Intuition of freedom, intuition of law
Phenomenology set out to make philosophy a positive discourse; all its statements were to be justified by the evidence of insights. Distinctive, then, to a phenomenology of action is the claim that there is something like an intuition of freedom. Freedom would be a given. The intuition of freedom cannot, to be sure, occur in a representational consciousness that represents the present, the hie et nunc, an empirical fact. It occurs in affectivity, it is an anxiety. Anxiety contains a non-discursive, immediate insight. It apprehends one's own nature as disconnected from universal nature, apprehends one's act, and, in Sartre's celebrated analysis of anxiety at the cliff's edge, one's subsistence, as not determined by the forces in the world.1 It perceives in one's own present state causal inefficacy with regard to its continuation - one will have to conjure up an act in order to ensure one's being there in the next moment. It is at the same time insight that the goals that lure, those inactualities, issue not out of the plenum of the actual, but out of the gap between the actual and the future which our existence has to project itself across.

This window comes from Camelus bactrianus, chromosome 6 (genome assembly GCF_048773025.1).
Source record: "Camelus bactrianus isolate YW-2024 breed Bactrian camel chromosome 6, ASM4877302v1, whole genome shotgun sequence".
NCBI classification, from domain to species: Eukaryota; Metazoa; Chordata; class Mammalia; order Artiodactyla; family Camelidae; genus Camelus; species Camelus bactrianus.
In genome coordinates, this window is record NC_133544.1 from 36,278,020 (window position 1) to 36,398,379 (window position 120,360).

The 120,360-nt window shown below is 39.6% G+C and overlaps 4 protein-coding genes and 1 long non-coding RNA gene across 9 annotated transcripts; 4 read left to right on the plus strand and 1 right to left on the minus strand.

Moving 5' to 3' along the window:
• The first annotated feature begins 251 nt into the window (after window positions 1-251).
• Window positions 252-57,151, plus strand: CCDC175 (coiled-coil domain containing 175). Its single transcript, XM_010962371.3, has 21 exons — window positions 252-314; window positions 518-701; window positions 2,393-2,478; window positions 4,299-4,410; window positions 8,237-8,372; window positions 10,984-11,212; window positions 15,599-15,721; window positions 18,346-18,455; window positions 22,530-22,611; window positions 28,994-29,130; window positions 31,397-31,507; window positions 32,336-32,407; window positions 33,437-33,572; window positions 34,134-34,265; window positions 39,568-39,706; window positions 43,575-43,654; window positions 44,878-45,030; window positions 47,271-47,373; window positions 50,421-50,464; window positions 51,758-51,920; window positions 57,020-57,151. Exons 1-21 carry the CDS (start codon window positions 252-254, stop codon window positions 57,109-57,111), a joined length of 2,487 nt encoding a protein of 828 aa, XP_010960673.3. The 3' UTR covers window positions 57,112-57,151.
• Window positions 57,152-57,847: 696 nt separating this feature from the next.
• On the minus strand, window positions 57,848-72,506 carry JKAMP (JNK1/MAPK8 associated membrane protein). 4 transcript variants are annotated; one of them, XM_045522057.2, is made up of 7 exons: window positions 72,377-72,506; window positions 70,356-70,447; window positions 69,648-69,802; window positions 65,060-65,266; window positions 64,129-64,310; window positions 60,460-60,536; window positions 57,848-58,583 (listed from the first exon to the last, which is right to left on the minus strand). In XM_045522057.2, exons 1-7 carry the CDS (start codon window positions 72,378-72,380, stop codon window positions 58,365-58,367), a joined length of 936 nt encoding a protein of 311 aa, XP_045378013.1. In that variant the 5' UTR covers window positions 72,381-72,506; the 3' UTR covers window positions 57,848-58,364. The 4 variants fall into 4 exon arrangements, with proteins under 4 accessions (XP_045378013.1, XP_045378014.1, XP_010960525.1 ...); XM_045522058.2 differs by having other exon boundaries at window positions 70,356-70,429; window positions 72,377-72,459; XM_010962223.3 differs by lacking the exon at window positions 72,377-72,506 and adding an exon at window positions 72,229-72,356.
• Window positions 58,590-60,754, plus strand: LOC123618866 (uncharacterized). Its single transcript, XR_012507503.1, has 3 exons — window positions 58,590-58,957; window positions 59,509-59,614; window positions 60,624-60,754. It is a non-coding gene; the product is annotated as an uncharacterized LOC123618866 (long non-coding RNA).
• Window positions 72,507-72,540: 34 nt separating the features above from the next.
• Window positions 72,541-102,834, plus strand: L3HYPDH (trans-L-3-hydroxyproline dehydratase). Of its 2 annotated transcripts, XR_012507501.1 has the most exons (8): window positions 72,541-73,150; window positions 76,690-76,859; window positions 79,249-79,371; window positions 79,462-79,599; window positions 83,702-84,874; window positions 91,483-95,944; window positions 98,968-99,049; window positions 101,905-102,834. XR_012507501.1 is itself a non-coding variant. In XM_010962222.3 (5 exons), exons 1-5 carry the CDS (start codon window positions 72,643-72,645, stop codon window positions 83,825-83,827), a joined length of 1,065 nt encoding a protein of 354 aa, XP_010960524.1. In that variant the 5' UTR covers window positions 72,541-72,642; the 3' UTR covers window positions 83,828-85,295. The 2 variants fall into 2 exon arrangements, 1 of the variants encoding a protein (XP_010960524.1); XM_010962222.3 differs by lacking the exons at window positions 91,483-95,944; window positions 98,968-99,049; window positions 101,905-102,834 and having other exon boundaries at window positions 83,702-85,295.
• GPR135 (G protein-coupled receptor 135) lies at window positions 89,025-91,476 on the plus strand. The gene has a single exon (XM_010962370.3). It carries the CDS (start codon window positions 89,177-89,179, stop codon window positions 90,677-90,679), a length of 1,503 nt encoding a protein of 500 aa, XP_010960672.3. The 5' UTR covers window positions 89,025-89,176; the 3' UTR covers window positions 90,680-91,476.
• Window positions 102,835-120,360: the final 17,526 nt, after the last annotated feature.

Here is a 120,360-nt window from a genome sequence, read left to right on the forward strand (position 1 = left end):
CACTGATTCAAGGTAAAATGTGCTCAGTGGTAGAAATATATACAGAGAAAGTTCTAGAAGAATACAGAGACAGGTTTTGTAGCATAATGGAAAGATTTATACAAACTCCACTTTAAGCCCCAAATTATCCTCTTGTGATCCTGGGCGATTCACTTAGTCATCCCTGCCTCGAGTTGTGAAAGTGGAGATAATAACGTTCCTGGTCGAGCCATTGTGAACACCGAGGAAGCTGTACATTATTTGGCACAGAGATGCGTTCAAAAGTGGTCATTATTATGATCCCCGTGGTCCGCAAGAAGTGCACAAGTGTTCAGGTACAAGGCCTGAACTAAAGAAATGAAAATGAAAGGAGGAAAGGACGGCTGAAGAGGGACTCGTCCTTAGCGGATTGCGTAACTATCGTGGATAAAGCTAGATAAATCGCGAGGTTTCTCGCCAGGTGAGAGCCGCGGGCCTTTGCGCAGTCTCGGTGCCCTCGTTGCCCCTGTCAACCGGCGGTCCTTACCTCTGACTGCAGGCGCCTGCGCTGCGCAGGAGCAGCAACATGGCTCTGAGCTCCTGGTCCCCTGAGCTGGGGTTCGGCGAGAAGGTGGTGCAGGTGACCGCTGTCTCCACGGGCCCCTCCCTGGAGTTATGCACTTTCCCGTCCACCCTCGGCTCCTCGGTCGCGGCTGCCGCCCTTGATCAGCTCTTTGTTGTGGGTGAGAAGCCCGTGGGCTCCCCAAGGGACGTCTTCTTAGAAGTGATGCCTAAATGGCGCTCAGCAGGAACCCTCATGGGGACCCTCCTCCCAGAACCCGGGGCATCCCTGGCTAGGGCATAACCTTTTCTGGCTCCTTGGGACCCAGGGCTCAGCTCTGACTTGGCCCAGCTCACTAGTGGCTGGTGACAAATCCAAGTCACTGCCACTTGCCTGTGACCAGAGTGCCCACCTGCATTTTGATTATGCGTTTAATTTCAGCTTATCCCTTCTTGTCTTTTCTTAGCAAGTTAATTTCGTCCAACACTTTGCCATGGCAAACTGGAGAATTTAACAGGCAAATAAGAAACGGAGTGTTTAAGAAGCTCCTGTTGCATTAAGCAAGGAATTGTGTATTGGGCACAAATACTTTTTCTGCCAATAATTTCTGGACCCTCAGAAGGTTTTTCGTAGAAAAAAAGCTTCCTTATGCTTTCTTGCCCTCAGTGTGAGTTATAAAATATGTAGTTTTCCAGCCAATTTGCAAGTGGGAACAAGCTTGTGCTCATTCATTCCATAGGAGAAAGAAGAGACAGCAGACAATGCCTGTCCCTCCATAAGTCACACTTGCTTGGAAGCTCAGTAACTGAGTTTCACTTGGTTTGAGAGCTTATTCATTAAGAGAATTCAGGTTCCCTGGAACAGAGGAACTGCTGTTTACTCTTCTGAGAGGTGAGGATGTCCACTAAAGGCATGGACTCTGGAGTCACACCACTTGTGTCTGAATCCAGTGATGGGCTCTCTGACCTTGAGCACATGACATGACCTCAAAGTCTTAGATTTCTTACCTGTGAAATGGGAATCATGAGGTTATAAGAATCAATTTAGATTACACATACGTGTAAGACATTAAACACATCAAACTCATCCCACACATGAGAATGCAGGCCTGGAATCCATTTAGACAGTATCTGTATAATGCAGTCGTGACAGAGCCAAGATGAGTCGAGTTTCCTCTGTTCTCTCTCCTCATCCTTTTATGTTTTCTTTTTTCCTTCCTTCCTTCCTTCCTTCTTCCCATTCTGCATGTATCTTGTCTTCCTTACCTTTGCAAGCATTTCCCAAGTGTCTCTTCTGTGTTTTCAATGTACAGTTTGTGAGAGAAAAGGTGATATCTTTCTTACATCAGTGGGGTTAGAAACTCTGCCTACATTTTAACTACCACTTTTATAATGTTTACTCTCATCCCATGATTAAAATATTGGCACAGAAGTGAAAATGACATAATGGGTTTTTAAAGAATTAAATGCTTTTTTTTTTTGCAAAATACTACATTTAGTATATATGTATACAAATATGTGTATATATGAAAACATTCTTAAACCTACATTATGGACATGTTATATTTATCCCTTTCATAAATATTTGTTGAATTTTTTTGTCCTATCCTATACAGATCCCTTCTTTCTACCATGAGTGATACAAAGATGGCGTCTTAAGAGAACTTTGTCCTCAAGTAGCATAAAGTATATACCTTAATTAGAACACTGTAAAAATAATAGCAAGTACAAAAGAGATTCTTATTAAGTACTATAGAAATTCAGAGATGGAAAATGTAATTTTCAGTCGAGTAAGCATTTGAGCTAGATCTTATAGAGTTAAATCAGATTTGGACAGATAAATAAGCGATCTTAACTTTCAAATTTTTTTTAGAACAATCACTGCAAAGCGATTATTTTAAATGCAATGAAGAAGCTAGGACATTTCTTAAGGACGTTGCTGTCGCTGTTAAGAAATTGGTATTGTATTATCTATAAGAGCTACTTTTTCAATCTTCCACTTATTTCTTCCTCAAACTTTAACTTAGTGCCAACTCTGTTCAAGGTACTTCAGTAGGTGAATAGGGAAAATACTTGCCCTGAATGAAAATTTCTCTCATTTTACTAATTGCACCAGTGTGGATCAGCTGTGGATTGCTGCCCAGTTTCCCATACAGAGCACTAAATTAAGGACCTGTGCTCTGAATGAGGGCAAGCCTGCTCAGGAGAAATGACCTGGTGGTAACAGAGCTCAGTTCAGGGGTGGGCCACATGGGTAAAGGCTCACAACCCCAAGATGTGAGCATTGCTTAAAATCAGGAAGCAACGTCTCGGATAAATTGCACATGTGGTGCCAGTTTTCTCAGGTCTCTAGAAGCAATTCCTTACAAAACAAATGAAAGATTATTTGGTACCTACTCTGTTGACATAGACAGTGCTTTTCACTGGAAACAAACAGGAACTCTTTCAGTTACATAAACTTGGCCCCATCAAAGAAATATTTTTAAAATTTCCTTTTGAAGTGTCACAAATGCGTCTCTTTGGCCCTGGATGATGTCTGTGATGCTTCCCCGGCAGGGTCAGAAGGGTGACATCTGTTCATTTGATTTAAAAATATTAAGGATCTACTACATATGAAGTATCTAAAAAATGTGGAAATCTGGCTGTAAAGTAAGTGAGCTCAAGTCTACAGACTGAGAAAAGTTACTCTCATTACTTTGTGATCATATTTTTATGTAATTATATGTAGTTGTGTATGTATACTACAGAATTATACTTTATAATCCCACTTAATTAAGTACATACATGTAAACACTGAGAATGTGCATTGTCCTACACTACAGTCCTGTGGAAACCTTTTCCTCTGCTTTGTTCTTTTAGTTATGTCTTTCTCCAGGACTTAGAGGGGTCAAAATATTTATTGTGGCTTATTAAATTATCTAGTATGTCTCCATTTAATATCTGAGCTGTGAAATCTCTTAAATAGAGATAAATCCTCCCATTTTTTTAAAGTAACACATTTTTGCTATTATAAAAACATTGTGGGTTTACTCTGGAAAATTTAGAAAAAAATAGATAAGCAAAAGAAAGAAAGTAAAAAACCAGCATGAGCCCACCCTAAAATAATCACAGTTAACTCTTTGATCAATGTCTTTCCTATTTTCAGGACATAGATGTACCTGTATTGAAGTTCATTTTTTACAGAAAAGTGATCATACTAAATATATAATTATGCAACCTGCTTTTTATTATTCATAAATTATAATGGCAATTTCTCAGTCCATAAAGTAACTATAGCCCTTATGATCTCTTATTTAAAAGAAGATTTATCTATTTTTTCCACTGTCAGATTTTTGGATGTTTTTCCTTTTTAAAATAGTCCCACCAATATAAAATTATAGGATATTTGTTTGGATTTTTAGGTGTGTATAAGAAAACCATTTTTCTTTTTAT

Lingis, A. (1986). Intuition of freedom, intuition of law, in Phenomenological explanations, Dordrecht, Springer, pp. 103-112.
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